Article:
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Indian Economy

New FDI Policy in Defence Sector

  • 10 Sep 2020
  • 4 min read

Why in News

Recently, the Union Cabinet approved a new Foreign Direct Investment (FDI) policy in the defence sector which allows the FDI through automatic approval to be increased from 49% to 74%.

  • Earlier, the defence industry can bring FDI up to 49% under the automatic route, and above it under government route.
  • However, the new policy has a ‘National Security’ clause as a condition which has been proposed by the Ministry of Commerce and Industry.

Key Points

  • National Security Clause: FDI in the defence sector shall be subject to scrutiny on the ground of National Security and the Government reserves the right to review any foreign investment in the defence sector that may affect national security.
  • Strengthening Indigenous Manufacturing: Through more liberalised FDI policy the government is seeking to attract foreign players to set up manufacturing units in India.
    • It has been focusing on the defence sector to act as an engine for boosting manufacturing in the country, and is aiming to achieve a turnover of Rs 1.75 lakh crore, including exports worth Rs 35,000 crore, by 2025.
      • As of 2019, the defence industry, along with the aerospace and shipbuilding industry, was estimated to be worth Rs. 80,000 crore, of which the share of Public Sector Units (PSUs) was nearly 80%.
    • The government has brought a draft Defence Production and Export Promotion Policy 2020 (DPEPP 2020), which aims to provide an overarching guiding document to provide a focused, structured and significant thrust to defence production capabilities of the country for self-reliance and exports.
    • The government has also brought a negative imports list for defence equipment and a dedicated budget for capital acquisition from the domestic industry.
      • The negative imports list contains a list of weapons that will not be imported and can only be purchased from within the country.
      • It was done with an aim to reduce the defence import bill.
    • The government has inaugurated two defence industrial corridors, in Tamil Nadu and in Uttar Pradesh, to boost the flagship 'Make in India' programme that in turn would attract investments as well as encourage employment generation.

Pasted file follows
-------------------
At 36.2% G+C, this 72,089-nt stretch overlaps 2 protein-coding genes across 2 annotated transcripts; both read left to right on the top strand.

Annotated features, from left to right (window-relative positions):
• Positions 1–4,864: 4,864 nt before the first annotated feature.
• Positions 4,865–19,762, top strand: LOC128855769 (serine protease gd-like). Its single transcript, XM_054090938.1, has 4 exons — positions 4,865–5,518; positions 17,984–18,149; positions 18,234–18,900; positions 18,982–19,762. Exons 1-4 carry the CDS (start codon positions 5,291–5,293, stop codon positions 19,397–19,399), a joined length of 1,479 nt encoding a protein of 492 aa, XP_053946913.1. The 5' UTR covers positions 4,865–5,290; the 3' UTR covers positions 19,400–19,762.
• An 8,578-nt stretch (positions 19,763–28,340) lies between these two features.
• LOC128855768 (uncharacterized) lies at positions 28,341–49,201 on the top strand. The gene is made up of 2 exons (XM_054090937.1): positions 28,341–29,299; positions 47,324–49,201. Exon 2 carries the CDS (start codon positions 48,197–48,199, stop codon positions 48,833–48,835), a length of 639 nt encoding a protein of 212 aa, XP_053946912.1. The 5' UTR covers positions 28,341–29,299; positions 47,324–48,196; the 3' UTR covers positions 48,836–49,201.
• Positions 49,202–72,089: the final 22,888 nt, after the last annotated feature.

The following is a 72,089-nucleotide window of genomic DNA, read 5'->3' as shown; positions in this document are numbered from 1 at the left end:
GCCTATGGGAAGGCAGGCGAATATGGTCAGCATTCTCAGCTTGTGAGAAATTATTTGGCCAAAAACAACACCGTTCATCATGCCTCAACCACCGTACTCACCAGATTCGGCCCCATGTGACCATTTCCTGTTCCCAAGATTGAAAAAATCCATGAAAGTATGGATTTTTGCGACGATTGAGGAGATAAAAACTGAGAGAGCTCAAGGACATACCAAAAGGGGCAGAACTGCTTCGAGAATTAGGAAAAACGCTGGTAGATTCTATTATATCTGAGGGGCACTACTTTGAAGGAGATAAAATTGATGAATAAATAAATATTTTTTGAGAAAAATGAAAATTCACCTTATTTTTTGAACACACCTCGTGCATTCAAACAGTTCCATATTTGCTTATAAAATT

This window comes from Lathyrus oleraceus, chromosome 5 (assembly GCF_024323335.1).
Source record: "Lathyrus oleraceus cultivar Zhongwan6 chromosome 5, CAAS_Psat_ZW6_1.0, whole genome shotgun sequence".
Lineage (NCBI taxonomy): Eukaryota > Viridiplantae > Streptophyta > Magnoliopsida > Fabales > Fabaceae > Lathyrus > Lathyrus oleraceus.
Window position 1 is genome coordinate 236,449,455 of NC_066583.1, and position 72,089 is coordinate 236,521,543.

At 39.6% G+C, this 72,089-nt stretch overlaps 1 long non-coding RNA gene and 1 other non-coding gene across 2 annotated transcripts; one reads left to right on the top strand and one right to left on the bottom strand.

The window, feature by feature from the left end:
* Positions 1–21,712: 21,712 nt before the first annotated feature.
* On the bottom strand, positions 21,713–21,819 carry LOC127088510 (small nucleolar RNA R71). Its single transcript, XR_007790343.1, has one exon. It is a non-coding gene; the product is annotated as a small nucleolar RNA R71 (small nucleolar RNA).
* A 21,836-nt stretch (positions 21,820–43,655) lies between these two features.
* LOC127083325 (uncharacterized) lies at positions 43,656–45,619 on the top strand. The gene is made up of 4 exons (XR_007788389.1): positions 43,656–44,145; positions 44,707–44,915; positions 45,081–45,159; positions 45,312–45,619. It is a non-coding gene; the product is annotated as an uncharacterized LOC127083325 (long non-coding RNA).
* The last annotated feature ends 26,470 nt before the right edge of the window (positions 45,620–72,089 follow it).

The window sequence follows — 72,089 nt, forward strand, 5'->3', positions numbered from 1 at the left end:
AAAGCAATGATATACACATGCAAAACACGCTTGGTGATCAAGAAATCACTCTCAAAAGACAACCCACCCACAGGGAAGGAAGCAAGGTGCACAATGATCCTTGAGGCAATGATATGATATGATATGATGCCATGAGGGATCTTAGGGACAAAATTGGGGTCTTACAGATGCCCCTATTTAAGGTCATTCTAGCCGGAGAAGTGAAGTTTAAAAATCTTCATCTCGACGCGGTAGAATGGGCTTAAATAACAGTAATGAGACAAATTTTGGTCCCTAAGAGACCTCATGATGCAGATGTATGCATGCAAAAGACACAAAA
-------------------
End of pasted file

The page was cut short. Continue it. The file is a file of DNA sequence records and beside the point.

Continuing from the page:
Foreign Direct Investment

  • FDI is an investment made by a firm or individual in one country into business interests located in another country.
  • Generally, FDI takes place when an investor establishes foreign business operations or acquires foreign business assets, including establishing ownership or controlling interest in a foreign company.
  • It is different from Foreign Portfolio Investment where the foreign entity merely buys equity shares of a company. FPI does not provide the investor with control over the business.
  • Routes through which India gets FDI:
    • Automatic Route: In this, the foreign entity does not require the prior approval of the government or the RBI.
    • Government route: In this, the foreign entity has to take the approval of the government.
      • The Foreign Investment Facilitation Portal (FIFP) facilitates the single window clearance of applications which are through approval route.
      • This portal is administered by the Department for Promotion of Industry and Internal Trade (DPIIT), Ministry of Commerce and Industry.

Way Forward

  • The new FDI policy has the potential to reduce dependency on imports in the defence sector and boost manufacturing in India.
  • It will also provide employment and business opportunities to the Indian businesses and boost self-dependency.

Source: IE

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